Korndorf's Canzone Triste

Ryan Scott delves into a solo harp masterpiece

Living in a land with three coasts and four seasons is idyllic!  Here in Ontario, the reckless heat of summer has passed and the cool air and fallen bracken of autumn has commenced.  And during the pensive long walks necessitated by the beauty of transformation in this season, one is best able to contemplate the impact of a gentle giant in the Canadian world of composition.

Nikolai Korndorf (1947–2001) lived in Canada for the last ten years of his all too short life.  Featured on Finding Voice, the first concert of Continuum’s 2012–2013 season, Canzone Triste (1998) is undoubtedly one of the masterworks for the solo harp in the Canadian repertoire.  Starting from the opening passage based on the Adagietto of Mahler’s 5th symphony (possibly the most significant harp solo in the romantic repertoire) and ending (perhaps to some ears) somewhere in the rich score of Howard Shore’s soundtrack for the Lord of the Rings (with harpist Sanya Eng singing in plainchant), Canzone Triste is a sonic journey of quietude, depth and subtlety.

A highly trained student at the Moscow Conservatory (where he eventually became professor of music) Korndorf was a co-founder and deputy president of the ACM (the New Association of Contemporary Music), which included Sofia Gubaidulina and Alfred Schnittke as members.  During this period in Moscow, he was active on the new music scene and frequently premiered new works as conductor.  In 1991, he and his family moved to Burnaby, B.C.  Shortly thereafter, he began teaching at the University of British Columbia (students include Brent Lee, Jocelyn Morlock and Iraida Yusupova), where he also became an associate composer of the Canadian Music Centre and the Canadian League of Composers.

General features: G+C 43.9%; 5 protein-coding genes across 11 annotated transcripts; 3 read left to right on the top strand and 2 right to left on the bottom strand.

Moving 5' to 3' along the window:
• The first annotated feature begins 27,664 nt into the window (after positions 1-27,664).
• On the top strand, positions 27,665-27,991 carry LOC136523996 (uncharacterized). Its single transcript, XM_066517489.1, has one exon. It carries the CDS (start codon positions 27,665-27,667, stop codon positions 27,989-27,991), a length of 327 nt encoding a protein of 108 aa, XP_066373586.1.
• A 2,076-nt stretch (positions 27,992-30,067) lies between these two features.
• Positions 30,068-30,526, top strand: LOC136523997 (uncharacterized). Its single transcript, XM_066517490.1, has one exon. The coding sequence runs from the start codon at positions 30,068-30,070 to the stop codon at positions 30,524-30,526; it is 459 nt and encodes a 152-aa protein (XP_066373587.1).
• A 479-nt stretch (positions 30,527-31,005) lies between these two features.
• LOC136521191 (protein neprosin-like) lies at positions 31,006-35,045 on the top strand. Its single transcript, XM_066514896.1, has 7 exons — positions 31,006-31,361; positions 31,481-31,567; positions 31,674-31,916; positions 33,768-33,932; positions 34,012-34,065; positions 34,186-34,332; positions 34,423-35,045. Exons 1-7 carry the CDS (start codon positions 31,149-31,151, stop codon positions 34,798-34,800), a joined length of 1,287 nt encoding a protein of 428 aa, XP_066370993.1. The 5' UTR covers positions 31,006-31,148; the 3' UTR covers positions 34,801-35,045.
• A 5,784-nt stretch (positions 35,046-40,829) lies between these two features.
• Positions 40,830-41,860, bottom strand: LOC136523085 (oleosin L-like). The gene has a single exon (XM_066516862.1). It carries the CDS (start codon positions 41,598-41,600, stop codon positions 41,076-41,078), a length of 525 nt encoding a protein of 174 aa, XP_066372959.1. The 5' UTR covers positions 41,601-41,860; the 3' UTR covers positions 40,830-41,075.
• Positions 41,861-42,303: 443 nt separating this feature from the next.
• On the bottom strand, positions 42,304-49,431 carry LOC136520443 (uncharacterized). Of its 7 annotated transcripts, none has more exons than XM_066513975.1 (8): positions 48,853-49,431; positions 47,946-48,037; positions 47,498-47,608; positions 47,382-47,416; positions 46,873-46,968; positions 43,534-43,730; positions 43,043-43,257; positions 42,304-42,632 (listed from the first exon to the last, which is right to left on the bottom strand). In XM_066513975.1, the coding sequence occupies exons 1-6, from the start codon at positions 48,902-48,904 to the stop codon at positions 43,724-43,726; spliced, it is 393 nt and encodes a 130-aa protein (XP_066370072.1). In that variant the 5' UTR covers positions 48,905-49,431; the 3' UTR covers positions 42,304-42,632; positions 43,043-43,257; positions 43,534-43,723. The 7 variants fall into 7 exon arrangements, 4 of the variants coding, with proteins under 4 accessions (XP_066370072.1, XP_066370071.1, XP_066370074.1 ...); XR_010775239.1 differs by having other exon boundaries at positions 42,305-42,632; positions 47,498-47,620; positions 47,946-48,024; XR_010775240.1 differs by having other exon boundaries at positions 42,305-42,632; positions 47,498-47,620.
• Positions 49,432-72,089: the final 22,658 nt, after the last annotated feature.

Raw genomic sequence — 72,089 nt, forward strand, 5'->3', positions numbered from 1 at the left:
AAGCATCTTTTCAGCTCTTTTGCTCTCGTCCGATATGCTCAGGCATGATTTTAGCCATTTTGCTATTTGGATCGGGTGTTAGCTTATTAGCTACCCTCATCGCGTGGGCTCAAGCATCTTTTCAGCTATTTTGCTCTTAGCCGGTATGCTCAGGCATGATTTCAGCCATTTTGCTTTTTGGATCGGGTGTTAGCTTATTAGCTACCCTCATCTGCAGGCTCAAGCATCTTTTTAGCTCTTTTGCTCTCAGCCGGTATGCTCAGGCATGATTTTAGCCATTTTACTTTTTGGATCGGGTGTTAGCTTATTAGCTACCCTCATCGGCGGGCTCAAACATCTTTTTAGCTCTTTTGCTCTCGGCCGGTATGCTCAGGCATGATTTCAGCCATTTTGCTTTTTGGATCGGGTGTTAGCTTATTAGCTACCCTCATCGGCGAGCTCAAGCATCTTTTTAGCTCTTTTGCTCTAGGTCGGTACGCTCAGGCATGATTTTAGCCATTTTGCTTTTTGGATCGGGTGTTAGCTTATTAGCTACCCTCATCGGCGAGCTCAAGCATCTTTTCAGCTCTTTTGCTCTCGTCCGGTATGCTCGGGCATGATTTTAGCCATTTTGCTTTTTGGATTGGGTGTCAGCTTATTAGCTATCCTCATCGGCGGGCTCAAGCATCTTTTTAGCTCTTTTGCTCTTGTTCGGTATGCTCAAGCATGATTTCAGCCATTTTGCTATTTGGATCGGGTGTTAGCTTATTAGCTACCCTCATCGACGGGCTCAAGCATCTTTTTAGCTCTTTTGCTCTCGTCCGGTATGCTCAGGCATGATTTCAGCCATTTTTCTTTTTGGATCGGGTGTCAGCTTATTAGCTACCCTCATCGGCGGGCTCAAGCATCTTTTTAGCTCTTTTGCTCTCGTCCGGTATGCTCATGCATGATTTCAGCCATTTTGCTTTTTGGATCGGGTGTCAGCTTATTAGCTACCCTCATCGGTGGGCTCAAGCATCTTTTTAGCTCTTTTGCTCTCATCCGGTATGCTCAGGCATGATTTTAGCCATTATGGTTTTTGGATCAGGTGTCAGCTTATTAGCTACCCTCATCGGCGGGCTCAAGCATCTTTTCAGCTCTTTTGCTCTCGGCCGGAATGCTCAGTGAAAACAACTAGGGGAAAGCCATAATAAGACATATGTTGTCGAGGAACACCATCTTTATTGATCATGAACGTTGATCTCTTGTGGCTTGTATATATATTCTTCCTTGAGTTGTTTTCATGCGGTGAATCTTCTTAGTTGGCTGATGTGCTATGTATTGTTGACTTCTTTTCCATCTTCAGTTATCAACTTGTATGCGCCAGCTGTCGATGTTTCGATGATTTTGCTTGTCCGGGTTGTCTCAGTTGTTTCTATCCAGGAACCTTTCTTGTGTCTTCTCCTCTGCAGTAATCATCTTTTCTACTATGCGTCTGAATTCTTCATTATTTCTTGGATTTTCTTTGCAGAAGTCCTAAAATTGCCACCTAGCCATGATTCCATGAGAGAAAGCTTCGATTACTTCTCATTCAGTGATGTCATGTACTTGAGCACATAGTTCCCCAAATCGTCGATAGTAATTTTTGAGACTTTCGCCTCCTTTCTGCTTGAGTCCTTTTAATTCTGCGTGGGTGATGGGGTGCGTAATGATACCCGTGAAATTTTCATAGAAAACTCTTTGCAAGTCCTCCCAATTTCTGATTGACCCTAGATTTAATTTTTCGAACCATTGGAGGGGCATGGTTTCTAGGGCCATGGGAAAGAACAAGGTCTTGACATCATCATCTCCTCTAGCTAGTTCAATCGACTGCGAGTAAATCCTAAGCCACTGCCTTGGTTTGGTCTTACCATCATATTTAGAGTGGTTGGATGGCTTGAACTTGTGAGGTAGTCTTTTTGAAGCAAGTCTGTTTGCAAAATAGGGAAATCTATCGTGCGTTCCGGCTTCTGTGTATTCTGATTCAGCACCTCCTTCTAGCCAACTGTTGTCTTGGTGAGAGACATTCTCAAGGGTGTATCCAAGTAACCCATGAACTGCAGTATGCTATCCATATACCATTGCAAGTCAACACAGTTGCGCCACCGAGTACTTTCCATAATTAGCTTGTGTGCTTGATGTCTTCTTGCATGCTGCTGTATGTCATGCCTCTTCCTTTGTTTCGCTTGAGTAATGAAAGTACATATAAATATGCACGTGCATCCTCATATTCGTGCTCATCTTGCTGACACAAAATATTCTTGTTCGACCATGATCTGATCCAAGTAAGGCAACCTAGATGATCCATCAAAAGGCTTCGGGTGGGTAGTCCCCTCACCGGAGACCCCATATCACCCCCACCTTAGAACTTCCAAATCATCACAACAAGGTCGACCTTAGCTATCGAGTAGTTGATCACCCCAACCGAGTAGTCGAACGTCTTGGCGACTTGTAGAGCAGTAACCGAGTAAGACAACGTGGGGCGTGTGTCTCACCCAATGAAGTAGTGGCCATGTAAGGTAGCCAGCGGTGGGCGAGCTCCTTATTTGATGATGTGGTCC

CBC music states: “Korndorf was a gifted composer known for his brilliant orchestrations and encyclopedic knowledge of standard classical repertoire. His scores continue to be performed by major orchestras around the world, and his reputation for almost super-human musical feats is now legendary. Korndorf could play any piece of standard classical repertoire at the piano from memory. He could also instantly transpose enormously difficult orchestral scores, at tempo, during composition lessons – to the amazement of his students.”

One never to tout his own accomplishments, he died suddenly in 2001 at the age of 54 while playing a game of soccer.  Capilano music professor Bradshaw Pack writes: “Nikolai never really said anything. One day we noticed Nikolai was missing from class and we learned that he was in London recording a CD of his orchestral music with the BBC Symphony Orchestra for Sony Records, that’s when we realized what a heavy guy he was.”

In Korndorf’s own words: “I belong to the direction in Russian music which, independently of the composer’s style, usually turns to very serious subjects:  philosophical, religious, moral, problems of spiritual life of a person, one’s relationship with the external world, the problem of the relationship between beauty and reality, as well as the relationship of the spiritual and the anti-spiritual.  All this means that most of my works were not written for fun and that then can in no way be classified as entertainment.  As much as possible, I strive to ensure that every one of my works contains a message to each listener and that my music leaves no one indifferent but arouses an emotional response in them. I even accept that sometimes my music arouses negative emotions – as long as it is not indifference.”

Join us for Finding Voice, a concert of voices found, presented by many friends new and old in the Continuum hemisphere of seasons changing and decades counting, in this our 28th year.

Ryan Scott